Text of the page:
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Curious2078
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Posted on Mon, Nov 22, 2010 16:24

Hi, Mig. Like Bill, back in JFK's early days I thought he was the greatest. But not because I grasped his political ideals. Back then I was as politically astute as a squirrel scurrying about the forest floor looking for acorns to stash away for winter. The Democratic National Convention in 1960 was held in California. I was 15 years old. My best friend's father was editor of the New York Times Sunday Edition's Week in Review. Section 7, as I recall. He was sent to California to cover the Convention. We, my best friend and I, had heard that Charlton Heston was going to be there. [Yes, back then, Heston was a Democrat, or at least sympathetic to the Kennedy "cause."] Having fallen in love with Heston in Ben Hur a couple of years earlier, we were still high as kites on him. We knew every line of dialogue he spoke in that movie by heart. We begged my best friend's father to find a way to meet Heston. If he met Kennedy, that would be good too, but we were far more intersted in being personally connected to a person who had met and talked with Heston. When her father returned from the Convention, he told us that he had indeed met Heston, and had shaken his hand. He swore he had not washed it since. My best friend and I both performed what can only be called perversions upon his hand, kissing it, touching it, stroking it, etc. He then informed us that right before he had shaken Heston's hand, Heston had shaken Kennedy's hand! OMG!!! We were two 15-year-old girls in seventh heaven for the next 6 months. We had contact with the same germs that had been on JFK's hand AND Charlton Heston's hand. Life couldn't get any better than that. This memory is why I have still have trouble looking at JFK objectively. All that silliness aside, it is so very interesting to look at the Democrat JFK and his beliefs, and then look at the Democrat beliefs today. Those two viewpoints don't seem to have a lot in common, do they?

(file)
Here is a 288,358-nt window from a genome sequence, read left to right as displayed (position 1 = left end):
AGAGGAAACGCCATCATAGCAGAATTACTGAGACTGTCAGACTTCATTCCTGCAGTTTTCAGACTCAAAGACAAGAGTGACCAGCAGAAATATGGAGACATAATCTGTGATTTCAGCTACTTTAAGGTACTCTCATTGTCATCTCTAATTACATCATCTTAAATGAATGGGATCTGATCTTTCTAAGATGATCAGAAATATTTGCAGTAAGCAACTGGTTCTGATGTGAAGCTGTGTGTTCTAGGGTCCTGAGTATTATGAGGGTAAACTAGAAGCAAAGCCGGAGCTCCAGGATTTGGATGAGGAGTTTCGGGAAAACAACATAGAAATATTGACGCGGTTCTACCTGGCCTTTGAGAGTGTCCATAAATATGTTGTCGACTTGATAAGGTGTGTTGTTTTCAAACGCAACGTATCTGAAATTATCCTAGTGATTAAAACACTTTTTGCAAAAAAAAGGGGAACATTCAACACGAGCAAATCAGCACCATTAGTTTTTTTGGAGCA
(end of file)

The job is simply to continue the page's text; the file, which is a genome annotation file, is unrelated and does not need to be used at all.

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billzeke
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Posted on Mon, Nov 22, 2010 16:18

I have noticed the same thing, Mig. He seems lost in history. I was only a freshman in college when he was assasinated. I don't remember much about his domestic policies. He screwed up with the Bay of Pigs, but kept the Russians out of Cuba. Of course his accomplishments are kind of muddled with Lyndon Johnson's who may have been able to get things done as Kennedy's successor. I don't remember Kennedy doing a whole lot of anything else but he sure was a great campaigner. Kind of reminds of a present day someone else. LOL...



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migliore Recommended
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Posted on Mon, Nov 22, 2010 13:40

Bill,

 

As always, you rock!  I've also wondered about the questions you raise.  It's interesting to me that JFK's positions on cutting taxes were ahead of their time -- many Republicans at the time opposed tax cuts because their priority was a balanced budget.

 

President Kennedy also favored a strong, proactive approach to turning back communism -- see his commencement address at West Point in 1962.  He was also a true proponent for freedom and our country's place in history.  I notice that Democrats barely if ever mention him these days.  Perhaps his statement below explains why:

 

"I believe ... in the United States of America, in the promise that it contains and has contained throughout our history of producing a society so abundant and creative and so free and responsible that it cannot only fulfill the aspirations of its citizens, but serve equally well as a beacon for all (humanity).


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billzeke
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Posted on Mon, Nov 22, 2010 12:20

Nice sentiment Mig. It got me thinking. Back then, I thought JFK was the greatest. I doubt if I would have voted for him today though. I wonder how many of the young Obama supporters may feel the same way in 50 years...



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